Friday, 21 June 2013

Ultraversity and BA LTR

The Ultraversity project was initiated by Stephen Heppell at The Ultralab in 2003 with the initial aim of researching new approaches to undergraduate study.  The application of a cybernetic analysis in line with Beer's viable systems approach (1985) has been described here: of the key elements of the approach to learning design are also discussed in the Viable Systems post. 

The project team were keen to widen participation to groups who might find it difficult to study via traditional approaches. It was clear to the team that there were a lot of people operating in relatively low paid or voluntary employment and having developed considerable expertise in their role but without the academic background or financial independence to be able to take three years out of the workplace to study a traditional on campus route towards the qualifications they needed to progress their careers. Roles that were high on our agenda included: teaching assistants, lunchtime supervisors, parent volunteer helpers in schools, nurses, self employed, small business employees and more.  In the UK the Open University were the main institution offering distance learning opportunities but courses were usually part time, involved travel to tutorial group meetings or summer schools and were studied over 6 years. That is a long time over which to sustain motivation. One of the key research questions was how to create a viable approach that would enable this group and other learners to study while still actively employed and to achieve a full honours degree in considerably less than 6 years. This was reflected in the original validation document that was created before the change from Anglia Polytechnic University (APU) to Anglia Ruskin University:

 "Students targeted are those who are unable to attend university face-to-face and who might benefit from an alternative approach to learning...

The principle aim of the BA Learning, Technology and Research is to provide access to higher education to people who are committed to their work... Students will learn the skills to improve their effectiveness in their particular work context and will develop the ability, and confidence to influence and improve practice within their work setting.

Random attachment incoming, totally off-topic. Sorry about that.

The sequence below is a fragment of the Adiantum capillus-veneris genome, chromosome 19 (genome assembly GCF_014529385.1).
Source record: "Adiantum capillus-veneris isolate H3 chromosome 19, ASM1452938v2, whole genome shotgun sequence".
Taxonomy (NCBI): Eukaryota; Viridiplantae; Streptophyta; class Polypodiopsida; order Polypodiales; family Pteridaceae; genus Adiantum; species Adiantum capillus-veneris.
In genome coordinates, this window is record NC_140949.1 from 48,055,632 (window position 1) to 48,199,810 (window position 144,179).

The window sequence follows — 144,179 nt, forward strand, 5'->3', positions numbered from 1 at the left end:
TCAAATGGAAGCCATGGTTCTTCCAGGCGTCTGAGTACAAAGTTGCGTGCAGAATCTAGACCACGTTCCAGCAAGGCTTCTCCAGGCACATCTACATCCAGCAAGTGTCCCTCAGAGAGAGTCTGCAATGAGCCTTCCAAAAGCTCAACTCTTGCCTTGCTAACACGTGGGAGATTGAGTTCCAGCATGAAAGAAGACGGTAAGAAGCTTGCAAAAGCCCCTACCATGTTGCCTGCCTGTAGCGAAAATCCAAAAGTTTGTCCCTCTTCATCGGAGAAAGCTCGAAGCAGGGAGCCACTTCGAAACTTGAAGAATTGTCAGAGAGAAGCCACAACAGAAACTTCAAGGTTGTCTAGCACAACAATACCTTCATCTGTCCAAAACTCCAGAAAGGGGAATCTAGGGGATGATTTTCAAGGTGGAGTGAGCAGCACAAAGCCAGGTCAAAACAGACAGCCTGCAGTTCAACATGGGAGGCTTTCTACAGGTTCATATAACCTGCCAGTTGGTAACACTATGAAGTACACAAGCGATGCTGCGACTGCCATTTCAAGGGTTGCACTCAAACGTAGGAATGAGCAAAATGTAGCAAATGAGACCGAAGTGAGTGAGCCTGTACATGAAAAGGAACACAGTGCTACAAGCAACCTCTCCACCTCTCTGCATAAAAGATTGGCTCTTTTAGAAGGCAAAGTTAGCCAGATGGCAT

The programme will focus on ‘understanding why and knowing how to’ and will develop individuals to become articulate, critically reflective problem solvers within their work context, in line with the APU aspirations."
2003 validation document available here.

The original aspiration to provide a viable route to HE qualifications for "those who are unable to attend university face-to-face" is still relevant but has evolved in that fully online learning has become desirable for other reasons since the inception of the course. Notable amongst these is the increased flexibility of where and when to study and the potentially greater support available within an active online community environment. The asynchronous dialogic approach to learning is key to achieving this.

The Ultraversity project ran from 2003 until 2006, the research lead to the development of the 'BA (Hons.) Learning, Technology and Research'  degree. Students reported that they and employees felt the combination of Learning, Technology and Research was attractive in the title of the degree and that the three themes were very much reflected in the course design, however it was the 'Ultraversity' brand that most of them used when talking about the course. They would refer to studying the Ultraversity degree or having graduated from Ultraversity.  For staff, students and a range of other stakeholders the short form 'UV' became synonymous with the BA LTR course. As time progressed the BA LTR course outlived the Ultraversity Project but the Ultraversity label was still in wide use and the reflective and action based iterative research principles were retained by staff as a means of personal and course development.

Beer, S., 1985. Diagnosing The System for Organisations. John Wiley, London and New York, NY.

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